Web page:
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Types of Wine: Exploring the Spectrum of Wine Types
McKenzie Hagan |
There are thousands of different types of wine. While you may be used to seeing the same select few on menus and shopping shelves, there’s a smorgasbord of wine varieties for you to choose.
Wine comes from a wide range of grape varieties, and all of them taste quite different. What’s more, the region in which a grape grows will dramatically affect the taste of the bottle of wine it goes on to produce.
Some notable regions to look out for include Napa Valley in California, Bordeaux and Rhône in France, and Mendoza in Argentina.
To add even more complexity to your choice, specific winemaking techniques — such as adding sweeteners and additives into the wine as it ferments — can alter its overall quality.
People who like bold, pungent flavors will enjoy wines with lots of tannins, while beginner wine drinkers may find it beneficial to explore the world of subtle red wines with fewer tannins, as they are considered some of the best beginner wines available. Join us as we guide you through three of the most common types of wine, so you can make the best choice to suit your taste.
Wine Type 1: Red Wine
Here’s something that may surprise you: Not all white wines come from white grapes.
However, red wine always derives from red grapes.
Making Red Wine
With red wine, winemakers ferment the grapes with the skins left on. Grape skins are rich in flavor, color, and naturally occurring compounds called tannins. These tannins add body and texture to wine, giving red wine a notably different drinking experience than white wine.
Red wine is typically fermented in large open vessels. This gives winemakers another chance to further extract flavors from the skins. They do this by punching and pushing the wine as it ferments to release as much of the natural ingredients as possible.
When producing red wine, the wine is left in contact with the skins for as long as possible, which could be from five days up to two weeks.
Typically, red wines are then aged in oak barrels to soften the sharp, zingy flavors of the grapes. In contrast, white wines are usually matured in stainless steel vats, keeping the floral and citrus fruit notes intact.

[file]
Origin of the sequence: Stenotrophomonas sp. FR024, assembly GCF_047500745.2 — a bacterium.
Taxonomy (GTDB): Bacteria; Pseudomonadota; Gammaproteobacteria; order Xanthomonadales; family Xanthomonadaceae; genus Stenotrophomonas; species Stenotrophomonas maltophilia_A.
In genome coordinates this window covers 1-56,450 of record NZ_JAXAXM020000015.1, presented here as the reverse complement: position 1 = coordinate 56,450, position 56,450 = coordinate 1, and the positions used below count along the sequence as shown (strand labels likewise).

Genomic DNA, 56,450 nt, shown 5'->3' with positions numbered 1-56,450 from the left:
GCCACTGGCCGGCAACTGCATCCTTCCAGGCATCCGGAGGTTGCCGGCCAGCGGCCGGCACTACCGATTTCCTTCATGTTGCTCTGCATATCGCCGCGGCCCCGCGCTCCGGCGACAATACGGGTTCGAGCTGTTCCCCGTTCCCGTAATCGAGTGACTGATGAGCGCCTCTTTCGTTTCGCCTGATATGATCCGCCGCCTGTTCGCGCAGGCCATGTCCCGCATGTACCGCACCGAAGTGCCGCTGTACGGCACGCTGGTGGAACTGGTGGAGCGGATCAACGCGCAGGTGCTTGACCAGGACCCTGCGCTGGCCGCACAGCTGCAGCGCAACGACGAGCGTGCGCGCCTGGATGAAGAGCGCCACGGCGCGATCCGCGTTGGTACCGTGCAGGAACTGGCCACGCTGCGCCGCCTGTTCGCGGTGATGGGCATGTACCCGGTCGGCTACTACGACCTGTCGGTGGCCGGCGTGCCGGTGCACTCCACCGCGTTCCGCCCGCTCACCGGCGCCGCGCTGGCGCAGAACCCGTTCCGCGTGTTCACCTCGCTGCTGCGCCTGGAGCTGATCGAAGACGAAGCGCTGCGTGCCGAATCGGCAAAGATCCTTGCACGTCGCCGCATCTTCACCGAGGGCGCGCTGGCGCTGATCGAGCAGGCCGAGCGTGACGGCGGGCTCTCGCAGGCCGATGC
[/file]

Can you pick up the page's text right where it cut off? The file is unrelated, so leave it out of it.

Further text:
Types of Red Wine
Red wines are diverse in flavor, mouthfeel, body, and alcohol level. It’s not surprising then that each variety tastes different from the other. Take merlot, for instance. People enjoy this popular red wine all over the world. Yet a glass of merlot from the Loire Valley in France will taste very different from a glass of merlot made in South Africa.
Some of the critical factors that distinguish one red wine from another are the grape variety, where in the world it was grown, and the specific winemaking techniques used.
While there’s a wide range of reds from Malbec to Grenache, let’s focus on some of the most popular types of wine you’re likely to come across on a wine menu:
Merlot is one of the world’s most popular wines, second only to Cabernet Sauvignon in terms of vineyard area. It’s a medium-bodied wine, with soft tannins and notes of black cherry and other red fruits.
Cabernet Sauvignon is the most planted wine in the world. It’s a full-bodied dry red with bold flavors and deep notes of black currant and blackberry. Its rich wine flavor pairs perfectly with red meat.
Pinot Noir is a light-bodied red wine with soft tannins and high acidity. It's often on the pricier side, as it's temperamental and difficult to grow compared to other popular wine types.
Wine Type 2: White Wine
Sharper with fresher fruit flavors, such as notes of citrus, stone fruits, and even freshly cut grass, white wine is worlds apart from red wine.
Often paired with lighter fare like fish, pasta, and salads, you could be forgiven for thinking white wine is a simple, easy-drinking beverage. However, there are some incredibly complex white wines on the market.
Making White Wine